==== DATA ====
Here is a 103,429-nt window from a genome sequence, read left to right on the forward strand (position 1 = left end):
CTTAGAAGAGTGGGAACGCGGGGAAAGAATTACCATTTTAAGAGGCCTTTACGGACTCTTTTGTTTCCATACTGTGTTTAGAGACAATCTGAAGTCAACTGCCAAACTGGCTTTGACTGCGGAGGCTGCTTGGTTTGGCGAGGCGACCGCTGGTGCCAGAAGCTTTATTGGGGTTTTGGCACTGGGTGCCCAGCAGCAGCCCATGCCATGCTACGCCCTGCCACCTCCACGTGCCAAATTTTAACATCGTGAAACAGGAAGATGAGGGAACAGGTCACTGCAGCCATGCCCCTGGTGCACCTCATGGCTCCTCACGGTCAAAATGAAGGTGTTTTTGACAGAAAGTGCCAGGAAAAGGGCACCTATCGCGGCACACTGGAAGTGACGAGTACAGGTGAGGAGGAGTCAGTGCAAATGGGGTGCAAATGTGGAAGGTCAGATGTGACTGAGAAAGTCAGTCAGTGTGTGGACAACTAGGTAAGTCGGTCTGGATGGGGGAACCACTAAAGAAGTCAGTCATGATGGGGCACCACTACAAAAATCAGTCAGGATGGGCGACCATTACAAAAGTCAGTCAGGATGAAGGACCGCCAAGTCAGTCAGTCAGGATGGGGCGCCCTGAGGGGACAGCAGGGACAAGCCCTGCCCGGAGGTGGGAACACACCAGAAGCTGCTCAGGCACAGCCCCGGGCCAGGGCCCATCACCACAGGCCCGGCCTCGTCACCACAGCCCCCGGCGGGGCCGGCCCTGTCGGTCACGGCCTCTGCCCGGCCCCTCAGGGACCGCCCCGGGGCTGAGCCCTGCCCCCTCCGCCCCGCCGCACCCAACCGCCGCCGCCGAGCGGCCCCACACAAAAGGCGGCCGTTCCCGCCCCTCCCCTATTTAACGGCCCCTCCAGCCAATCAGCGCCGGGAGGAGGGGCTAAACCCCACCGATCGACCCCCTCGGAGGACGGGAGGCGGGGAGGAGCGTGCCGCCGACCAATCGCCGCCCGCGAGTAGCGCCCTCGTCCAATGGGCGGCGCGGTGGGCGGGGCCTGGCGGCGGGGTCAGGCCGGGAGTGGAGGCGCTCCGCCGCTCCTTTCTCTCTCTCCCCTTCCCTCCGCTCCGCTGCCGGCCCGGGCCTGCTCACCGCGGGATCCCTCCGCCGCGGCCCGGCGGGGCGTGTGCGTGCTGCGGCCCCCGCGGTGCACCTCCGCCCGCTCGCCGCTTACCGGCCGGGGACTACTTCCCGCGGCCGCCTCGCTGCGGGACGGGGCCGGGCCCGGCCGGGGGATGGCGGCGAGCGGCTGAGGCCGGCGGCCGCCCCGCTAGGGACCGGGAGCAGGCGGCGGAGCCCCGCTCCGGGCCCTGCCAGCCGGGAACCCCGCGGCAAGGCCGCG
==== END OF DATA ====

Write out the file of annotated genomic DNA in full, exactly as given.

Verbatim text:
Here is a 103,429-nt window from a genome sequence, read left to right on the forward strand (position 1 = left end):
CTTAGAAGAGTGGGAACGCGGGGAAAGAATTACCATTTTAAGAGGCCTTTACGGACTCTTTTGTTTCCATACTGTGTTTAGAGACAATCTGAAGTCAACTGCCAAACTGGCTTTGACTGCGGAGGCTGCTTGGTTTGGCGAGGCGACCGCTGGTGCCAGAAGCTTTATTGGGGTTTTGGCACTGGGTGCCCAGCAGCAGCCCATGCCATGCTACGCCCTGCCACCTCCACGTGCCAAATTTTAACATCGTGAAACAGGAAGATGAGGGAACAGGTCACTGCAGCCATGCCCCTGGTGCACCTCATGGCTCCTCACGGTCAAAATGAAGGTGTTTTTGACAGAAAGTGCCAGGAAAAGGGCACCTATCGCGGCACACTGGAAGTGACGAGTACAGGTGAGGAGGAGTCAGTGCAAATGGGGTGCAAATGTGGAAGGTCAGATGTGACTGAGAAAGTCAGTCAGTGTGTGGACAACTAGGTAAGTCGGTCTGGATGGGGGAACCACTAAAGAAGTCAGTCATGATGGGGCACCACTACAAAAATCAGTCAGGATGGGCGACCATTACAAAAGTCAGTCAGGATGAAGGACCGCCAAGTCAGTCAGTCAGGATGGGGCGCCCTGAGGGGACAGCAGGGACAAGCCCTGCCCGGAGGTGGGAACACACCAGAAGCTGCTCAGGCACAGCCCCGGGCCAGGGCCCATCACCACAGGCCCGGCCTCGTCACCACAGCCCCCGGCGGGGCCGGCCCTGTCGGTCACGGCCTCTGCCCGGCCCCTCAGGGACCGCCCCGGGGCTGAGCCCTGCCCCCTCCGCCCCGCCGCACCCAACCGCCGCCGCCGAGCGGCCCCACACAAAAGGCGGCCGTTCCCGCCCCTCCCCTATTTAACGGCCCCTCCAGCCAATCAGCGCCGGGAGGAGGGGCTAAACCCCACCGATCGACCCCCTCGGAGGACGGGAGGCGGGGAGGAGCGTGCCGCCGACCAATCGCCGCCCGCGAGTAGCGCCCTCGTCCAATGGGCGGCGCGGTGGGCGGGGCCTGGCGGCGGGGTCAGGCCGGGAGTGGAGGCGCTCCGCCGCTCCTTTCTCTCTCTCCCCTTCCCTCCGCTCCGCTGCCGGCCCGGGCCTGCTCACCGCGGGATCCCTCCGCCGCGGCCCGGCGGGGCGTGTGCGTGCTGCGGCCCCCGCGGTGCACCTCCGCCCGCTCGCCGCTTACCGGCCGGGGACTACTTCCCGCGGCCGCCTCGCTGCGGGACGGGGCCGGGCCCGGCCGGGGGATGGCGGCGAGCGGCTGAGGCCGGCGGCCGCCCCGCTAGGGACCGGGAGCAGGCGGCGGAGCCCCGCTCCGGGCCCTGCCAGCCGGGAACCCCGCGGCAAGGCCGCG